When COVID hit, I was furloughed from my job as a Website Content Manager. During my 2-month furlough, I would learn that I was not really a good Content Manager nor a really ‘good’ writer, and I was not really happy with either of those things. Having the privilege to stay home during a global pandemic brought me face-to-face with a cold reality: I was not living up to my potential.
The first week of my furlough, I was profoundly depressed. Showers and cleaning were my last priority. I blamed myself for not being good enough at my job to keep it, and I was embarrassed like it was my fault the company felt I was not worth keeping around during hard times. It damaged a part of me I worked so hard to build up. I was a fucking hustler, and when COVID-19 hit, I was forced to reckon with the person I became to fit the toxic American work culture. I had given this company so much of myself, so much of my creative and influential work, and they just dumped me when things got hard.
So, what did I do after I got dumped? I did what any person would do; I went on the rebound. I started looking for another job, but with each job description I read, I realized more and more how unqualified I appeared to be. I didn’t have a portfolio ready or samples of my work saved. My resume was outdated, and I had less than 1 year of professional copywriting experience. No one wanted to hire me, especially not during a global pandemic. I felt betrayed by the company I worked for, for promoting me into a role and not teaching me a god-damned thing. Was it my responsibility to do that for myself? Was I expected to teach myself how to do the job, or was this just a standard practice that companies do? How did they expect me to do better if they offered no learning opportunities? That’s when I finally realized that these big companies don’t really give a shit about us at the end of the day. And that hurt.
I knew I needed to reset—I needed to find my passion again. Who do I want to be? What kind of words do I want to be attached to my name? What topics do I love writing about? That’s when it hit me: relationships. I fucking love writing about exes.
During my time off from the company, I didn’t go back to school to brush up on knowledge that was going to help a corporate retailer get richer off my underpaid labor; I decided to write for myself instead. I decided to tell my story about how I learned how to be a better partner, how to be healthy in a relationship, how to love, so to speak. I rummaged through the journal I kept since 2013 and found some excellent writing, so I started there, and then Learning How to Love was born. It’s the story of how Lola fell in love many times over and how she overcame an abusive relationship. And by Lola, I mean me. The stories were heavily inspired by real-life events, and the characters, whose names were obviously changed, were all people I loved once.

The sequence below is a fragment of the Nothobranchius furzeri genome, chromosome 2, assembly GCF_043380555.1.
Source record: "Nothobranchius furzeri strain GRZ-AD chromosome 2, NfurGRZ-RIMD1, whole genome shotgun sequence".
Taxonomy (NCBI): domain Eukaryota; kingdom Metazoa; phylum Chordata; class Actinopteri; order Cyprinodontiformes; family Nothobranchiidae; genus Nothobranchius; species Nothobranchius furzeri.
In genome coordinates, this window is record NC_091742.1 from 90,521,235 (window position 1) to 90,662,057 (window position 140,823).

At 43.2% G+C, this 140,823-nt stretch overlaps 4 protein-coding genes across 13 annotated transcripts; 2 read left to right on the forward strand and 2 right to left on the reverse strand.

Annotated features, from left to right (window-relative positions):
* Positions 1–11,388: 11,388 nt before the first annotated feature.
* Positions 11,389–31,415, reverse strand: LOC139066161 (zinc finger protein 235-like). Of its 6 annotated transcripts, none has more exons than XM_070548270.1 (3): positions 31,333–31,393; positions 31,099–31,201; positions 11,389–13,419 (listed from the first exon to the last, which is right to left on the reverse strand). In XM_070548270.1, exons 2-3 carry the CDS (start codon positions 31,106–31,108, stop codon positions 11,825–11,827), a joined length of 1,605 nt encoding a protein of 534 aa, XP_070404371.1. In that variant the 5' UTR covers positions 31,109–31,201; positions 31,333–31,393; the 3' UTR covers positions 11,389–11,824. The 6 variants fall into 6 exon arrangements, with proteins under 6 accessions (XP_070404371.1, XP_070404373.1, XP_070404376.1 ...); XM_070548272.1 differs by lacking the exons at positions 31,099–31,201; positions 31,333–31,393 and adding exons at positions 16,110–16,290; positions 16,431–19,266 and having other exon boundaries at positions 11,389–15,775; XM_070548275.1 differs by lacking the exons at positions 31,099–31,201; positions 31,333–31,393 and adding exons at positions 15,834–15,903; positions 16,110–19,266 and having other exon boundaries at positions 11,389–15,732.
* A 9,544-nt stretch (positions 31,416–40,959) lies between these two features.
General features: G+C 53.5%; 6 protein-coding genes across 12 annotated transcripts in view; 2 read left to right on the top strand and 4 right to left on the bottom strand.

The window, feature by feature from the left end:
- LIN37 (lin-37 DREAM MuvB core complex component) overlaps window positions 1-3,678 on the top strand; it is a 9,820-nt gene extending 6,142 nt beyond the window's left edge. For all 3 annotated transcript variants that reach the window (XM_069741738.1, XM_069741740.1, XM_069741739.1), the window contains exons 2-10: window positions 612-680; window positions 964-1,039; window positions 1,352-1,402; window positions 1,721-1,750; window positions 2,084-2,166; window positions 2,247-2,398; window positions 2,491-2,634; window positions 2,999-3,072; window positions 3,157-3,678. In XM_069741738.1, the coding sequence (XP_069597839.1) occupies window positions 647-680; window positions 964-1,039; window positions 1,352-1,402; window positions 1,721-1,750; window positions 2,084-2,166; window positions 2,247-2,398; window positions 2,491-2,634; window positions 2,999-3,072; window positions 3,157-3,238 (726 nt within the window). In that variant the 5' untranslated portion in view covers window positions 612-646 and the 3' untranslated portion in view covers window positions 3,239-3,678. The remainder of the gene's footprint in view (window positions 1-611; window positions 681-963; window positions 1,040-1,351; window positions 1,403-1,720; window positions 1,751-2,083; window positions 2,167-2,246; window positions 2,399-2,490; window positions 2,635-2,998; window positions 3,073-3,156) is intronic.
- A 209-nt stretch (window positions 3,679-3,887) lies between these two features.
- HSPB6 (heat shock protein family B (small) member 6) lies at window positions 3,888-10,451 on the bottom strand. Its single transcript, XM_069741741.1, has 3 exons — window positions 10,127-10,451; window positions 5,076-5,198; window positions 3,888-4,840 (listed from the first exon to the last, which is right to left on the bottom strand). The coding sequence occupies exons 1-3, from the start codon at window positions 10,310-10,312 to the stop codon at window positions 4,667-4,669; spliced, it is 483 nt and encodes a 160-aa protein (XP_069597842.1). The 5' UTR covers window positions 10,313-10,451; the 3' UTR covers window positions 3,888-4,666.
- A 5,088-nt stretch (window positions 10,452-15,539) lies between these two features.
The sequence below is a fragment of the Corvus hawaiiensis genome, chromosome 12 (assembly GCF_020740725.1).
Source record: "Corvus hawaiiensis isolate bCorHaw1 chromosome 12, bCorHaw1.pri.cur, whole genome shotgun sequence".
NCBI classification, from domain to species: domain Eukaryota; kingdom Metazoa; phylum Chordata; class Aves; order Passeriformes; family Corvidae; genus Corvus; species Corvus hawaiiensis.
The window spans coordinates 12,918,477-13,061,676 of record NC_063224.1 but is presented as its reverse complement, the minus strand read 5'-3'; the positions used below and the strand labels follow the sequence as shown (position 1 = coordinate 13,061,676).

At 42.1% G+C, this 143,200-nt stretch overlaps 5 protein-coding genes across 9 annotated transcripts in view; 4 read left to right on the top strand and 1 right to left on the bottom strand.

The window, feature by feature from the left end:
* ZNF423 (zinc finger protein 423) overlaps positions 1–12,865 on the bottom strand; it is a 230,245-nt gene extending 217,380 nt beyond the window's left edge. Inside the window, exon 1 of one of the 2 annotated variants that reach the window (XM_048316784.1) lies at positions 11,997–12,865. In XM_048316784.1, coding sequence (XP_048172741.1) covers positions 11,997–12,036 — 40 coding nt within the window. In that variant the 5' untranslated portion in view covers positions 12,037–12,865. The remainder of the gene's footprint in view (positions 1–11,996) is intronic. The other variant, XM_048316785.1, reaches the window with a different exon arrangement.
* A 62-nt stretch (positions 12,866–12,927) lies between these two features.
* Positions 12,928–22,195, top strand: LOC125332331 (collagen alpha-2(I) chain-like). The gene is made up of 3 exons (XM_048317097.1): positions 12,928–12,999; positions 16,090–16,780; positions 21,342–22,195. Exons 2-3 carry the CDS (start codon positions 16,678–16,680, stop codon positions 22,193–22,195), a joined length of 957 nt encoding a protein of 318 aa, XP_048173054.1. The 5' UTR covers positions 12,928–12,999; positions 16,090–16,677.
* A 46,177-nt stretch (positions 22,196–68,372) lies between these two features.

It got a lot of traction with my community on Instagram and some of my friends loved the way the stories made them laugh and blush. I wish I could say how confident these stories made me feel, but each story exposed me more than the last. The vulnerability hangovers were an unexpected side effect to publishing these “fiction” stories. I was only supposed to publish about 10 chapters, but I lost my footing halfway through writing Chapter 7. I fell hard into drinking and smoking again, trying to forget the abusive relationship that took so much from me in such little time. I couldn’t finish writing the story about how Lola overcame the abusive relationship because I hadn’t overcome it in real life.
The company reinstated my job around the time I was due to publish Chapter 7, so I told my community that work was keeping me really busy, and the stories would have to wait. But the truth was that I needed a break. I needed to heal. And I wanted to learn how to write about gut-wrenching experiences without traumatizing my readers and retraumatizing myself. It was time for me to invest in my storytelling and divest from sharing publicly.
Like most of you, I spent a lot of time on social media since March 2020, and I used this time to connect with Latinx writers from all over the U.S. I came across Vanessa Martir, who was hosting free/donation-based writing workshops, and I fell in love with the way she taught us the craft. In 2021, I signed up for the Writing the Mother Wound Workshop she teaches once a year, and fuck—that shit dragged me. I said I wanted to write about trauma without retraumatizing myself, but what ended up happening? I started writing about my trauma, and I drove myself into another depression. Except this one was an, I am my mother’s daughter kind of depression. (Vanessa warned me this would happen if I didn’t self-care whilst writing about things that hurt, but I never seem to listen.)